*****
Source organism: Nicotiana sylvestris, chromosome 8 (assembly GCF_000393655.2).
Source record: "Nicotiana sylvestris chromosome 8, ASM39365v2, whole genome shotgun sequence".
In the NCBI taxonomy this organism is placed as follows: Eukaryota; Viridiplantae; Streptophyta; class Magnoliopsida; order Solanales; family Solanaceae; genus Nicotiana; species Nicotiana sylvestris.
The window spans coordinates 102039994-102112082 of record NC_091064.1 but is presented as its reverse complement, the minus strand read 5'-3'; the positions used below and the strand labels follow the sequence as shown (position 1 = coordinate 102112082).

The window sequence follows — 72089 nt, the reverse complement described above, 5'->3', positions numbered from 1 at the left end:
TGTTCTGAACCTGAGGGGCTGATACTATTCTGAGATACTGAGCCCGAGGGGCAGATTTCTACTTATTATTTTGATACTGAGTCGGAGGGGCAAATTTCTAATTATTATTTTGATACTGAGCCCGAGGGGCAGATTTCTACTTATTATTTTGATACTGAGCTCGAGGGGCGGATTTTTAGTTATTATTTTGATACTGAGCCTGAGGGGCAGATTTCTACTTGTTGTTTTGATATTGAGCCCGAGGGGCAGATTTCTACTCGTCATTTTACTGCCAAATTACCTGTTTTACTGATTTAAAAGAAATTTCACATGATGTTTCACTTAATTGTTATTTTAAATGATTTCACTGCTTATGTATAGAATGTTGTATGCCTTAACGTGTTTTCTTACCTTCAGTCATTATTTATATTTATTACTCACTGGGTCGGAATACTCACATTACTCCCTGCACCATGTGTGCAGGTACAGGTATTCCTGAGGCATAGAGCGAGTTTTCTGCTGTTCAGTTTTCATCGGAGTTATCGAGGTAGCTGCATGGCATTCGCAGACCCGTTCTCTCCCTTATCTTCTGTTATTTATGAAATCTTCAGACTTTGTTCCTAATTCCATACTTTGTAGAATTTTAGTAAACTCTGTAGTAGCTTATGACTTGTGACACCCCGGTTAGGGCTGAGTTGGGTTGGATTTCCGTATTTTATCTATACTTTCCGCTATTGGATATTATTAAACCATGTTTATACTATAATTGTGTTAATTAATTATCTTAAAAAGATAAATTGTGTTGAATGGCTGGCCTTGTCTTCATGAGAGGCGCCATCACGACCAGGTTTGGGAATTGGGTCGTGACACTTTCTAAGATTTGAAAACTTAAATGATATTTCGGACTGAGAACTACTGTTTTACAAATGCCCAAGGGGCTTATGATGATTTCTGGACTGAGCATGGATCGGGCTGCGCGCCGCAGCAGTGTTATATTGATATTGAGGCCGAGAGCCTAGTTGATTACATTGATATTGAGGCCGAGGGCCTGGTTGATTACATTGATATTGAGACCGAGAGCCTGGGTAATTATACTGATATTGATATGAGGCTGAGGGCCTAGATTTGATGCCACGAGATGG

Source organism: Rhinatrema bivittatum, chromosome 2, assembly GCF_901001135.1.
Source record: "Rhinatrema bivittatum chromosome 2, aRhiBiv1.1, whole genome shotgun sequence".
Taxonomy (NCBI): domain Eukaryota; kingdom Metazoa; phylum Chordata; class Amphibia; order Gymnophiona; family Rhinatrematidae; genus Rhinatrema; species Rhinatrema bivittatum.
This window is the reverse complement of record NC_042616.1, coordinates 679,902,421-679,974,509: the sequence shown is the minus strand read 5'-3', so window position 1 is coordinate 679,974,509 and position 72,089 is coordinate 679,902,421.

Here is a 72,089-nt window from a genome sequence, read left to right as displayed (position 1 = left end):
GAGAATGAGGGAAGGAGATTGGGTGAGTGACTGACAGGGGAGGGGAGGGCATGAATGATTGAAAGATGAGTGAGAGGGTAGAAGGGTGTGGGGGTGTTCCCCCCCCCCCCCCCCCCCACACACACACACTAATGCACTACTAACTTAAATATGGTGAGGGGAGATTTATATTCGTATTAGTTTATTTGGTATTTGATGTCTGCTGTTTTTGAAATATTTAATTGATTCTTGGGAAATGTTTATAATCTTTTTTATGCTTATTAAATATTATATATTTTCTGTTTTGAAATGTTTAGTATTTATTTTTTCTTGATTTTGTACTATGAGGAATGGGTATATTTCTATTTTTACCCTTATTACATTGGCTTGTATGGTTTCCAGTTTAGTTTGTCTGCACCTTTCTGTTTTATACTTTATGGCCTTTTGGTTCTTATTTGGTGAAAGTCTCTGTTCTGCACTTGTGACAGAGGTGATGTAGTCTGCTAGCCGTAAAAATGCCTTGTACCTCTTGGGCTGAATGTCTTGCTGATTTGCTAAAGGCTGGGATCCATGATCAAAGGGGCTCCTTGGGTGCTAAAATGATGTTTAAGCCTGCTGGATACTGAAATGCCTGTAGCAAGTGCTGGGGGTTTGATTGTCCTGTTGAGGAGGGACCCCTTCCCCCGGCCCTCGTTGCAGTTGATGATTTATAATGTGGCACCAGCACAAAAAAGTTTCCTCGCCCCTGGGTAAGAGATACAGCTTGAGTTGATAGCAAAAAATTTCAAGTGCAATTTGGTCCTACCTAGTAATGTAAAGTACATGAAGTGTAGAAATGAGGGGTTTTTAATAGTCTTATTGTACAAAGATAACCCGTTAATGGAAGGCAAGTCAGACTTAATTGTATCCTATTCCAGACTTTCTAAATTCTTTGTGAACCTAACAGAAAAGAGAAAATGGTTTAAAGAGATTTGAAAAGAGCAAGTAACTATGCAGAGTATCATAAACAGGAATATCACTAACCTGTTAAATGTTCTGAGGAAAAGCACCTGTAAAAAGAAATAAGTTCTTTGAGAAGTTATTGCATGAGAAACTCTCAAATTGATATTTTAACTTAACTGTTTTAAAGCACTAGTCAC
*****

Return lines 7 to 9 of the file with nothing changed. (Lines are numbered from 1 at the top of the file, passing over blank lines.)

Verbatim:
Source organism: Rhinatrema bivittatum, chromosome 2, assembly GCF_901001135.1.
Source record: "Rhinatrema bivittatum chromosome 2, aRhiBiv1.1, whole genome shotgun sequence".
Taxonomy (NCBI): domain Eukaryota; kingdom Metazoa; phylum Chordata; class Amphibia; order Gymnophiona; family Rhinatrematidae; genus Rhinatrema; species Rhinatrema bivittatum.